The central point of Hockney’s book is now well known: using a set-up not unlike the one Megan and I orchestrated at the chapel, it’s not too difficult to “fix” a scene by tracing elements of the image onto the paper. This type of procedure, he proposes, led to the emergence of a new “optical” style of painting in the fifteenth century. Although he seems less excited by it, Hockney occasionally falls back on a weaker version of his argument, which may actually have greater explanatory power. This proposes that, having seen projected images and/or art made using such projections, artists could then represent the world in a more “optical” way. Thus even if an artist didn’t actually use a camera obscura in the production of a particular work, their art could still partake in this broader style. Let’s call these, respectively, the strong and the weak versions of Hockney’s argument.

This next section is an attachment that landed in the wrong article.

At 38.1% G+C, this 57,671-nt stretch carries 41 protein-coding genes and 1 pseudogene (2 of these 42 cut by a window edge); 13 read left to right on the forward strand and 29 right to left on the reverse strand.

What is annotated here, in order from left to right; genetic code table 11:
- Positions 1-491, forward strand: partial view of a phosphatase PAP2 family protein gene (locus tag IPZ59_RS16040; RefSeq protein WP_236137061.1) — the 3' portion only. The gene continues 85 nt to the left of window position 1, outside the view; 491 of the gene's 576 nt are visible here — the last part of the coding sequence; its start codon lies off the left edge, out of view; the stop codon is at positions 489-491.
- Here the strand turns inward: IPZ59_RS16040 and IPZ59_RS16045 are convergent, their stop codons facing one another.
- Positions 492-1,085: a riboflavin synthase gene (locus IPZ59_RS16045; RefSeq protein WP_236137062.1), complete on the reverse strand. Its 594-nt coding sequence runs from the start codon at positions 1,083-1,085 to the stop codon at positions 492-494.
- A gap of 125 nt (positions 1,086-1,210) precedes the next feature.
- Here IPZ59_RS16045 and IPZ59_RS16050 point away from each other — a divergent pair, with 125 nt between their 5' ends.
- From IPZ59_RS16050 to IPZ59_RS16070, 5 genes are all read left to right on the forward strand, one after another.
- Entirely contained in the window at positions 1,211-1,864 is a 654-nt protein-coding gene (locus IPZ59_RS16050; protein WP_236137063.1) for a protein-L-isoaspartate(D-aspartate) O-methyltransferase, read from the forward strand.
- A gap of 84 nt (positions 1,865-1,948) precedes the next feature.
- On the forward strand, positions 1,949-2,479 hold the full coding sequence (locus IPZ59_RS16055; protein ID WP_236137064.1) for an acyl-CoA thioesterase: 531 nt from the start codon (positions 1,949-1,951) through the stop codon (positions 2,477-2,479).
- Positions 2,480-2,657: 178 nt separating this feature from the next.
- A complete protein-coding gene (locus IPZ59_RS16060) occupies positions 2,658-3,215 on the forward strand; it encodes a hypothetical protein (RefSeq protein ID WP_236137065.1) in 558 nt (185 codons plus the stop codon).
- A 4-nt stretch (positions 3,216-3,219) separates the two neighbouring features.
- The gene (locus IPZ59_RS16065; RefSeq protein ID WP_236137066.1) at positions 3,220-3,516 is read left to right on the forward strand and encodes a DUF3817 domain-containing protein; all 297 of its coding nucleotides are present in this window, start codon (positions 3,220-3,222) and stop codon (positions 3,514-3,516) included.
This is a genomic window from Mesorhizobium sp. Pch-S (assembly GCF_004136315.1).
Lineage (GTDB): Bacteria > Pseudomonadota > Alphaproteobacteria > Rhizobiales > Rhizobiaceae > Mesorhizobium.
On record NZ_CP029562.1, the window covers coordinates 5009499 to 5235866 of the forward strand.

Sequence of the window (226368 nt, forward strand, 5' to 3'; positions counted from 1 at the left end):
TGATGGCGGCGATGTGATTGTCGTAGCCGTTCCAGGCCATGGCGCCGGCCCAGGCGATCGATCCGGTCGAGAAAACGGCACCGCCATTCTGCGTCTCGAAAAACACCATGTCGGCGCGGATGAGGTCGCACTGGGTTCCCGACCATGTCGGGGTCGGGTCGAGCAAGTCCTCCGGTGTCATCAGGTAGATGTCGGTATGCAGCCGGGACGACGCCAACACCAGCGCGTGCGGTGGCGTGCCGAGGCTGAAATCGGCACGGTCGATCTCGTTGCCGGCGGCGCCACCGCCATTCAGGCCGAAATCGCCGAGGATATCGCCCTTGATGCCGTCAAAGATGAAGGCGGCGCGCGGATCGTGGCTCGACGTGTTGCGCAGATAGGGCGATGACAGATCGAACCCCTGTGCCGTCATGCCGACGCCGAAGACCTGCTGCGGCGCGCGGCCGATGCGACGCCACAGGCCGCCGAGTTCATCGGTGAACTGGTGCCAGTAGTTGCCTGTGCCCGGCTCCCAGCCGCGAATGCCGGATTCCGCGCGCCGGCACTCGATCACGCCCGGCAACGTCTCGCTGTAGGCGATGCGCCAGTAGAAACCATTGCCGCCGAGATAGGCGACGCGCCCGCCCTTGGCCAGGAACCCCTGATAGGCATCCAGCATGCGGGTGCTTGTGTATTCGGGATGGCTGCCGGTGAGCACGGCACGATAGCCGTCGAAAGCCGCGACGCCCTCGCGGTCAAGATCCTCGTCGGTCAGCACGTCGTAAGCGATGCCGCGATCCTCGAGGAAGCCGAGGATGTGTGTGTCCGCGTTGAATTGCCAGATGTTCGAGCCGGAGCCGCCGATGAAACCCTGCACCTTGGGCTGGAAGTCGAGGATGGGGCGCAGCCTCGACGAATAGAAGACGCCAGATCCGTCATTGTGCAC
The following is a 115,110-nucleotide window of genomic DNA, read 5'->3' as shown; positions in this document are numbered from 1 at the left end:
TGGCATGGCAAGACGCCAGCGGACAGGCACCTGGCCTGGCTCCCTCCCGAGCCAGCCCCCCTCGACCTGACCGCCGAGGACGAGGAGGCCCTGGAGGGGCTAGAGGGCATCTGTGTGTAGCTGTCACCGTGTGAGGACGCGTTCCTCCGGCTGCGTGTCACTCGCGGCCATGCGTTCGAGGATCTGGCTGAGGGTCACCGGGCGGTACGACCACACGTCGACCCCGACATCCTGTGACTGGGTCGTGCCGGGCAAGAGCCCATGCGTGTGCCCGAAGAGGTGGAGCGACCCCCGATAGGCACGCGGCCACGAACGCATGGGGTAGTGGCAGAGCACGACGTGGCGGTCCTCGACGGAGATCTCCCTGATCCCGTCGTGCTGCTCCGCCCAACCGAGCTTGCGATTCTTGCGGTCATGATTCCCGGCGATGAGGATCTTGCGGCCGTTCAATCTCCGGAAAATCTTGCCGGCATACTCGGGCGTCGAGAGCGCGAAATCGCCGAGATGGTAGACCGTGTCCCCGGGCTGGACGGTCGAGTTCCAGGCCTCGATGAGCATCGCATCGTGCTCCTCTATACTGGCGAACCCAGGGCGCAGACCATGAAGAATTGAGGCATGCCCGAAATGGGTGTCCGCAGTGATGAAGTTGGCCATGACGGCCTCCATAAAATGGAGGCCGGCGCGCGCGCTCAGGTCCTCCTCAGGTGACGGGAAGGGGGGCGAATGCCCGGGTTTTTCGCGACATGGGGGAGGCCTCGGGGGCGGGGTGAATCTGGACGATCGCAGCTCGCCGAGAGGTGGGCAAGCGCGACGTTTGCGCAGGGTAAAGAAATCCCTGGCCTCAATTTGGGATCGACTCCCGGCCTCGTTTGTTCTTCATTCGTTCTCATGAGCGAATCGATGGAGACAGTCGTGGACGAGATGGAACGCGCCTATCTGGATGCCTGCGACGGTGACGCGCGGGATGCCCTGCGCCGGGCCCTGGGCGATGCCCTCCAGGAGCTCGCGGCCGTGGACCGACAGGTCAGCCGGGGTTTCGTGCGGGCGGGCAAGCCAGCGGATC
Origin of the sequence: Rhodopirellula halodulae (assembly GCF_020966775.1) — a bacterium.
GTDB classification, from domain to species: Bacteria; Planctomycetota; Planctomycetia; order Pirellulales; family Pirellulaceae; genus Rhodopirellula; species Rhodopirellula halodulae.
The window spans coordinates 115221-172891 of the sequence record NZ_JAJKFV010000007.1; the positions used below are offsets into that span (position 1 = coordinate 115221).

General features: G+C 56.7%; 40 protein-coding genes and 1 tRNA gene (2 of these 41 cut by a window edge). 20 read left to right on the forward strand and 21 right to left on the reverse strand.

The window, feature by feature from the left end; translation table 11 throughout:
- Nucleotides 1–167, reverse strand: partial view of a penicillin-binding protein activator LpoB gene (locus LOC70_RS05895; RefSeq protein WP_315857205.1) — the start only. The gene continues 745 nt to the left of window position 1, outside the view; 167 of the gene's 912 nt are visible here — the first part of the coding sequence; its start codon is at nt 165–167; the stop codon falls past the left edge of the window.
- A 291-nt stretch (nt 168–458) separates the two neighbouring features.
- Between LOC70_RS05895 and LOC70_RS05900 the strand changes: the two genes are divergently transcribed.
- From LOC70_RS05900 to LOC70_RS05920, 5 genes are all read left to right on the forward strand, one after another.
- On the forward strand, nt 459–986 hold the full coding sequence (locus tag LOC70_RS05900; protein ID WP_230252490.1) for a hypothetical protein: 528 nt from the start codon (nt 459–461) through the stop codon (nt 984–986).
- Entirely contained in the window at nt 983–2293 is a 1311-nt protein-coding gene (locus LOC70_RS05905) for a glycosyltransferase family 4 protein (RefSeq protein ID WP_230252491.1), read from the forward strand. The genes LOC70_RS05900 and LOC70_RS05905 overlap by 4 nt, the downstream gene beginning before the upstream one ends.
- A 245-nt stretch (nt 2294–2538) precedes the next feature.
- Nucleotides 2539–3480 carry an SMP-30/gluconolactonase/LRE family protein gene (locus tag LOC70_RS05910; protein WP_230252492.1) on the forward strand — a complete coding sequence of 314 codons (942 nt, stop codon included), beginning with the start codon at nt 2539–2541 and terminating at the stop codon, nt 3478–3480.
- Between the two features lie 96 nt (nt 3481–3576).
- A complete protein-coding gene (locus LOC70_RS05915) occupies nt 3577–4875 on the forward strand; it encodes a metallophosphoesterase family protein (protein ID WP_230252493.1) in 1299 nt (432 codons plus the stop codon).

Hockney is making an argument about artistic change. How can we explain, he asks, the radical change in style that occurred in European art around 1430? He believes that this quantum leap can only be accounted for by the fact that many artists used optical devices (the camera obscura in its various manifestations and in combination with lenses and mirrors). But art history is surely a lot messier than this and at least two other major changes occurred at the same time: the development and use of single-point linear perspective, and the sudden increase in the popularity of the oil medium. Single-point perspective is found in Florentine relief sculpture and frescoes of the 1420s, and although oil painting had been around for a long time, it only became commonplace in Netherlandish painting in the 1420s.